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By Kalhan Rosenblatt

Four members of a militant white supremacist group who engaged in "street battle" at the Unite the Right rally in Charlottesville last year were arrested on Tuesday in connection with the violent marches, according to federal prosecutors.

The men, all part of the Rise Above Movement, or RAM, according to a criminal complaint, who flew from California to Virginia to take part in the rally, "assaulted an African-American man, two females and a minister wearing a clerical collar," among others, said the U.S. Attorney for the Western District of Virginia, Thomas T. Cullen.

The four men — Benjamin Daley, 25, and Thomas Gillen, 34, both of Redondo Beach, California; Michael Miselis, 29, of Lawndale, California; and Cole White, 24, of Clayton, California — have each been charged with one count of conspiracy to violate the federal riots statute and one count of violating the statute.

White nationalists participate in a torch-lit march on the grounds of the University of Virginia ahead of the Unite the Right Rally in Charlottesville, Virginia on Aug. 11, 2017.Stephanie Keith / Reuters file

"Their actions were not only reprehensible but in violation of federal law," FBI Assistant Special Agent in Charge Thomas Chadwick said.

"Daley, Miselis, Gillen and White, while on their way to the Unite the Right rally in Emancipation Park, and with their hands taped ready to do street battle, committed multiple acts of violence including punching, kicking, head-butting and pushing numerous people," said Cullen about their alleged involvement in the Unite the Right rally in downtown Charlottesville on Aug. 12, 2017, where one person was killed.

An "incredible volume of digital evidence" helped federal prosecutors identify and charge the four men, Cullen said.

Cullen said the men had participated in acts of violence in rallies in California, and said those acts are included in their criminal complaint.

Each defendant faces up to 10 years in prison if convicted of both charges.

RAM is a Southern California-based white supremacist group with approximately 50 members and a stated intention of physically fighting those who go against its ideology, according to ProPublica.

Police in riot gear push demonstrators at a "Unite the Right" rally out of Lee Park on Aug. 12, 2017 in Charlottesville, Virginia.Chip Somodevilla / Getty Images file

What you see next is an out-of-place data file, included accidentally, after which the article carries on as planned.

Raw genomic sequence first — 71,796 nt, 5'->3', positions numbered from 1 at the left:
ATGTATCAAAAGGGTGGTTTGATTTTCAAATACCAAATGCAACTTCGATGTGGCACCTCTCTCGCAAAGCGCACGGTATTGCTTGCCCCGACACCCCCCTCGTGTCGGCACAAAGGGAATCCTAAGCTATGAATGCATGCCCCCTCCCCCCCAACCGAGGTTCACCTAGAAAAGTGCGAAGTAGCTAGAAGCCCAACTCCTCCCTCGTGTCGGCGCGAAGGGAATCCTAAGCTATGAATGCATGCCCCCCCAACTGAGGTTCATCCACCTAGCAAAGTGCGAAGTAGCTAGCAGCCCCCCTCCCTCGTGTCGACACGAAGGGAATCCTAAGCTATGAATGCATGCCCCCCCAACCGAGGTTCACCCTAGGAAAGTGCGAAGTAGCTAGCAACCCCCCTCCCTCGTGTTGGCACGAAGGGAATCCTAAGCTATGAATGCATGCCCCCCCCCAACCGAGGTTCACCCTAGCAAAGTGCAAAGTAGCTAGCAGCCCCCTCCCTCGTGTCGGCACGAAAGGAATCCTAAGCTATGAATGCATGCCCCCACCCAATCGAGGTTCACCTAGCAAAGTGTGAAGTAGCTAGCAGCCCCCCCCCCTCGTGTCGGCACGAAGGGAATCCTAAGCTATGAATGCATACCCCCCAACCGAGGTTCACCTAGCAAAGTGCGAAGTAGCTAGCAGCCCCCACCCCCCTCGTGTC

Cullen said the four men were arrested by the U.S. Attorney's Office for the Central District of California and will appear in court in Los Angeles before a decision on bond is made. Their cases will then be transferred to Virginia, Cullen said.

It was not immediately clear if any of the four men had an attorney, and NBC News was unable to immediately contact them for comment.

The new charges were not related to the death of Heather Heyer, who was killed when a car drove into a crowd of protesters.

The Justice Department charged the man accused of driving the car, James Alex Fields Jr., 21, of Maumee, Ohio, with 30 crimes, including one count of a hate crime resulting in the death of Heyer, and 28 hate crimes involving an attempt to kill people.

The marches last year were marked by violent clashes between the white nationalists, Ku Klux Klan members and neo-Nazis attending the Unite the Right rallies and counterprotesters.

White nationalists, neo-Nazis and members of the "alt-right" clash with counter-protesters as they enter Lee Park during the "Unite the Right" rally on Aug. 12, 2017 in Charlottesville, Virginia.Chip Somodevilla / Getty Images file

President Donald Trump added to the controversy after he took 48 hours to respond to the rallies, then saying that there was blame to be shared by "both sides" and that it was unfair to suggest that all the torch-wielding marchers at the rally were Nazis or white supremacists.

"You had a group on one side that was bad and you had a group on the other side that was also very violent,” Trump said. “I think there is blame on both sides."

CORRECTION (Oct. 2, 2018, 4:05 p.m. ET): An earlier version of this article misattributed a quote about the suspects’ actions. It was said by FBI Assistant Special Agent in Charge Thomas Chadwick, not U.S. Attorney for the Western District of Virginia, Thomas T. Cullen.